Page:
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Bones of Cranium
Skeletal System

Bones of Cranium

Ossa cranii

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The bones of the cranium (cranial bones or bones of the skull) is one of the groups of bones of the head (excluding the ossicles and the teeth). For classification purposes, the twenty-two bones of the skull can be arbitrarily divided into two groups:

- bones of the neurocranium;

- bones of the viscerocranium.

Overall, the bones of the cranium:

- provide protection to the brain;

- provide the skeletal framework for the cranial, orbital, nasal and oral cavities;

- provide attachment sites to muscles of the head and neck regions;

- accommodate the teeth and the sensory structures for sight, hearing, smell and taste.

Most of the bones of the cranium articulate with each other via fibrous joints known as sutures. Other types of joints found in the cranium include synovial joints (e.g., temporomandibular joints) and synchondroses (e.g., sphenooccipital synchondroses). Some bones of the cranium are pneumatized bones that contain air cells or sinuses. Although this property makes them relatively light, it also makes them more fragile.

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The bones of the cranium are some of the most sexually dimorphic bones in the skeletal system. Generally, male cranial bones tend to be robust and heavier than females. The muscular attachment sites are more pronounced and defined in males, giving the cranium a more rugged appearance, while the cranium of females is more rounded and generally smoother in contour (Standring, 2020).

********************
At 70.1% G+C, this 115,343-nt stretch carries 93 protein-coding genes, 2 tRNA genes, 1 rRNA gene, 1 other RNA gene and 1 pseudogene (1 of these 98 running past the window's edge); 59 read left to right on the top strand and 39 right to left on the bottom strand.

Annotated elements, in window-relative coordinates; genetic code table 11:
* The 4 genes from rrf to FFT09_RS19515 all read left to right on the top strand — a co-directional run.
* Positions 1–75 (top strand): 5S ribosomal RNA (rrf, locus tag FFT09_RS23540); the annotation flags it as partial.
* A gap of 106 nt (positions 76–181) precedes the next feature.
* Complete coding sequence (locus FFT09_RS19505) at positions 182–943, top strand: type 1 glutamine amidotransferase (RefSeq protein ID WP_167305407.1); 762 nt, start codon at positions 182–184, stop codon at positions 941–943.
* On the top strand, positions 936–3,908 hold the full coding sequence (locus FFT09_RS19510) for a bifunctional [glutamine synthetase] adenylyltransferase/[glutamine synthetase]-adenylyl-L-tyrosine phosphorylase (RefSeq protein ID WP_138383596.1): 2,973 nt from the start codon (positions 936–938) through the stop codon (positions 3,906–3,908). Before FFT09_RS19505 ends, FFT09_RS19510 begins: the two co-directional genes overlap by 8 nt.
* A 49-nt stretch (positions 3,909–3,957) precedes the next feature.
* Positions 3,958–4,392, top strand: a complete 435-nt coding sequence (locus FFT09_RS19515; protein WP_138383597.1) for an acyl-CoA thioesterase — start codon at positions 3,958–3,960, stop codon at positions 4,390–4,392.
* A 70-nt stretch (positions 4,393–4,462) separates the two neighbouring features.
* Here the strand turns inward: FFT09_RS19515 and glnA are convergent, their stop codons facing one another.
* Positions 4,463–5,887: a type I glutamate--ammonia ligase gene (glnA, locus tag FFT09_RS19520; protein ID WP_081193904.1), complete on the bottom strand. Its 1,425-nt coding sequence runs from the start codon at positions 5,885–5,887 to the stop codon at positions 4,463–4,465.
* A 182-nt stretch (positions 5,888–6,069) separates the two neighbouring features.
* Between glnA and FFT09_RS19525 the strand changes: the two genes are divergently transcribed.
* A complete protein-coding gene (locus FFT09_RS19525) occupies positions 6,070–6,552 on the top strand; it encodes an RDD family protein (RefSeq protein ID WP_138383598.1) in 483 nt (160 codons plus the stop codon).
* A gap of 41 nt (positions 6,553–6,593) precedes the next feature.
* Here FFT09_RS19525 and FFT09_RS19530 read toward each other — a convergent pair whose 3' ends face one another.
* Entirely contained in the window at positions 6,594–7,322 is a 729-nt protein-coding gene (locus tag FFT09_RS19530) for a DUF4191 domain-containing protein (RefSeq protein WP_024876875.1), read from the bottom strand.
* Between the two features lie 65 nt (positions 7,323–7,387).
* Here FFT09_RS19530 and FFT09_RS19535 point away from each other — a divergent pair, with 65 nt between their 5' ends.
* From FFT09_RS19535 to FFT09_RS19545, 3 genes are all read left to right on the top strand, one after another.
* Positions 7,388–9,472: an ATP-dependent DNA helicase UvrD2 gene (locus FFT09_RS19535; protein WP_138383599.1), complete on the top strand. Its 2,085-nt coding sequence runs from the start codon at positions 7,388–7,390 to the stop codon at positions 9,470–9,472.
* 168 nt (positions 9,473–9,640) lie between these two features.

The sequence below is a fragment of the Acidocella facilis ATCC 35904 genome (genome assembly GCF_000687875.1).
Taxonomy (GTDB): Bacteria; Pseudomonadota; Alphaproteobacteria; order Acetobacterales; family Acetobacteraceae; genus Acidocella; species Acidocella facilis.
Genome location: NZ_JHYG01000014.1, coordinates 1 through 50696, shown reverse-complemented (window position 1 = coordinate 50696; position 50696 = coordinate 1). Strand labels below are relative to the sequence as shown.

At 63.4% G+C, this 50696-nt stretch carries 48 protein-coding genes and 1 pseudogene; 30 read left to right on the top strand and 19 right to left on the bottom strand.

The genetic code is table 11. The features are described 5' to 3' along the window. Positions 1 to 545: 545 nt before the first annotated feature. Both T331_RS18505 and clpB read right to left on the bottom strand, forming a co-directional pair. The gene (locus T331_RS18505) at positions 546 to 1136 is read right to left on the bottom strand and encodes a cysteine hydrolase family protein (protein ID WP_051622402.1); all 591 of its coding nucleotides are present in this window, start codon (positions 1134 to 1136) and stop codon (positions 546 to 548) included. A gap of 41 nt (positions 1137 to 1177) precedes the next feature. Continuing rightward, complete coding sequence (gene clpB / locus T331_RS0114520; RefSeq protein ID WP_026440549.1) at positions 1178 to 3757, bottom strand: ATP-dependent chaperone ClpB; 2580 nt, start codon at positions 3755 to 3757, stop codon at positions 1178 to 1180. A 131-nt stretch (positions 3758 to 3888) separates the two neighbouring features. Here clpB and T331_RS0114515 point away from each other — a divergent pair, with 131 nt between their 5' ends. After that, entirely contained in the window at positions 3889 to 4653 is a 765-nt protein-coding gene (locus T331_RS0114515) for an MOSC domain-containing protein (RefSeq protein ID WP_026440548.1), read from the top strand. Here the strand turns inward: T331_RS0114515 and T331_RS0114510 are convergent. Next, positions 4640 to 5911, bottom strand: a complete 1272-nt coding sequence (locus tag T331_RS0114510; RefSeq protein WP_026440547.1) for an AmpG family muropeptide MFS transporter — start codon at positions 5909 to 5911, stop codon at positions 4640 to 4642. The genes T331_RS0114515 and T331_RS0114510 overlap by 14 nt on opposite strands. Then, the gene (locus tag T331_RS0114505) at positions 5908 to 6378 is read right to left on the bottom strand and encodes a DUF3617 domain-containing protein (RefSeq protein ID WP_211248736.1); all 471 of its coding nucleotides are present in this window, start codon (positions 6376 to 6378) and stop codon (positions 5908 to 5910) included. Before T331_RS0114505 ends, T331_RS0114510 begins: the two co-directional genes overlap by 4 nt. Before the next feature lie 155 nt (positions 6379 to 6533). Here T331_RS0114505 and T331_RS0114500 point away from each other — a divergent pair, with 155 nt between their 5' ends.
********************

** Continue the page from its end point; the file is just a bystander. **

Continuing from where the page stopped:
Standring, S. (2020) Gray's Anatomy: The Anatomical Basis of Clinical Practice. 42nd edn.: Elsevier Health Sciences.

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The craniosynostosis is a congenital anomaly of the skull—a premature closure of one or more of its sutures.

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Bones of the cranium: Video, Anatomy & Definition

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Bones of the cranium Videos, Flashcards, High Yield Notes, & Practice Questions. Learn and reinforce your understanding of Bones of the cranium.

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